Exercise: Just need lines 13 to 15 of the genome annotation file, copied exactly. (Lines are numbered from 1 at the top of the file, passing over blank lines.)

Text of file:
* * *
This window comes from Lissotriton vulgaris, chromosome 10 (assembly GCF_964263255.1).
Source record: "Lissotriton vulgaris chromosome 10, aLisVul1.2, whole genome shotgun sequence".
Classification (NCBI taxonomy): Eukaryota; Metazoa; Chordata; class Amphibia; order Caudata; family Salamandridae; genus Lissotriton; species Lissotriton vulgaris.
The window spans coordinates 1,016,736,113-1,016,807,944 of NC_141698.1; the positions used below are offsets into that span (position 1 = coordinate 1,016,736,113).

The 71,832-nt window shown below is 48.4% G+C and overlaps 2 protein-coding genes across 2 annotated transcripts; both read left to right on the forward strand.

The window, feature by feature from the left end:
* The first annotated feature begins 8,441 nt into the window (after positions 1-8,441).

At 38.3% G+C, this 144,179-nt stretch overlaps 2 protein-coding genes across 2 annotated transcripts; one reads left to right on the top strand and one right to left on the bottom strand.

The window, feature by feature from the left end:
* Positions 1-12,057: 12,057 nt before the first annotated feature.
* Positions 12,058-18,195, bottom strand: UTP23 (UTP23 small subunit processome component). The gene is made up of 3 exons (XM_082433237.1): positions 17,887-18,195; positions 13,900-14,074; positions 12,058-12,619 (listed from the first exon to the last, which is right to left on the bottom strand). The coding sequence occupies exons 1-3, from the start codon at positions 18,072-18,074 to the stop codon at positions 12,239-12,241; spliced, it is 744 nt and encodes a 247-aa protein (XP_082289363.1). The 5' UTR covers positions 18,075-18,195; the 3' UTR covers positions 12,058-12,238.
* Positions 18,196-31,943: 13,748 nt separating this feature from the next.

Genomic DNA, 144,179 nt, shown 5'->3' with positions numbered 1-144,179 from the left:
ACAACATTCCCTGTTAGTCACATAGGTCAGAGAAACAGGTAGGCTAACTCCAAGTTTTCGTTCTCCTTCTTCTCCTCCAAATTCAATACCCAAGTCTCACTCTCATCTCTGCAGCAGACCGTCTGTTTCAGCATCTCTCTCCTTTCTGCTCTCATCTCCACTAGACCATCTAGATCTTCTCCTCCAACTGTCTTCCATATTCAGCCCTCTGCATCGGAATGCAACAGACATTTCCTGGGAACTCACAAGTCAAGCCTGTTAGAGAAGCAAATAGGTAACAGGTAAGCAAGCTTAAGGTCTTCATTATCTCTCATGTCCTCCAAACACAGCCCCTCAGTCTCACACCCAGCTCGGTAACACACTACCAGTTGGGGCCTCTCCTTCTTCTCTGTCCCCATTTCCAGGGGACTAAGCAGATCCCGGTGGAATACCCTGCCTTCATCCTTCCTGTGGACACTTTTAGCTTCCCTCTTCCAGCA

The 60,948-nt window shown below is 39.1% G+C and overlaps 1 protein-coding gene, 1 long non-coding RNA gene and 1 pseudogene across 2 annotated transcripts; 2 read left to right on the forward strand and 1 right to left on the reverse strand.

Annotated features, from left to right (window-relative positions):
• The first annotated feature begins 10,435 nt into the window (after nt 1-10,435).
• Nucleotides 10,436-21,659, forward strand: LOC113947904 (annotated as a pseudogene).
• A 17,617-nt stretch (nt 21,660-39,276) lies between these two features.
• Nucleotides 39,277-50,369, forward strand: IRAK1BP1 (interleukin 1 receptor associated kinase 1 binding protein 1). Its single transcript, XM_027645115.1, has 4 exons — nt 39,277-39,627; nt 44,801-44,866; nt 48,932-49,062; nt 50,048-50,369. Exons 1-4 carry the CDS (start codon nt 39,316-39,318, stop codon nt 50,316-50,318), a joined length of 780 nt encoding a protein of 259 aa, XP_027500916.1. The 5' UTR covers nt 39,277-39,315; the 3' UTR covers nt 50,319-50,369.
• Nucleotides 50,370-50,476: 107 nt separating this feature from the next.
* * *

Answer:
Genomic DNA, 144,179 nt, shown 5'->3' with positions numbered 1-144,179 from the left:
ACAACATTCCCTGTTAGTCACATAGGTCAGAGAAACAGGTAGGCTAACTCCAAGTTTTCGTTCTCCTTCTTCTCCTCCAAATTCAATACCCAAGTCTCACTCTCATCTCTGCAGCAGACCGTCTGTTTCAGCATCTCTCTCCTTTCTGCTCTCATCTCCACTAGACCATCTAGATCTTCTCCTCCAACTGTCTTCCATATTCAGCCCTCTGCATCGGAATGCAACAGACATTTCCTGGGAACTCACAAGTCAAGCCTGTTAGAGAAGCAAATAGGTAACAGGTAAGCAAGCTTAAGGTCTTCATTATCTCTCATGTCCTCCAAACACAGCCCCTCAGTCTCACACCCAGCTCGGTAACACACTACCAGTTGGGGCCTCTCCTTCTTCTCTGTCCCCATTTCCAGGGGACTAAGCAGATCCCGGTGGAATACCCTGCCTTCATCCTTCCTGTGGACACTTTTAGCTTCCCTCTTCCAGCA

The 60,948-nt window shown below is 39.1% G+C and overlaps 1 protein-coding gene, 1 long non-coding RNA gene and 1 pseudogene across 2 annotated transcripts; 2 read left to right on the forward strand and 1 right to left on the reverse strand.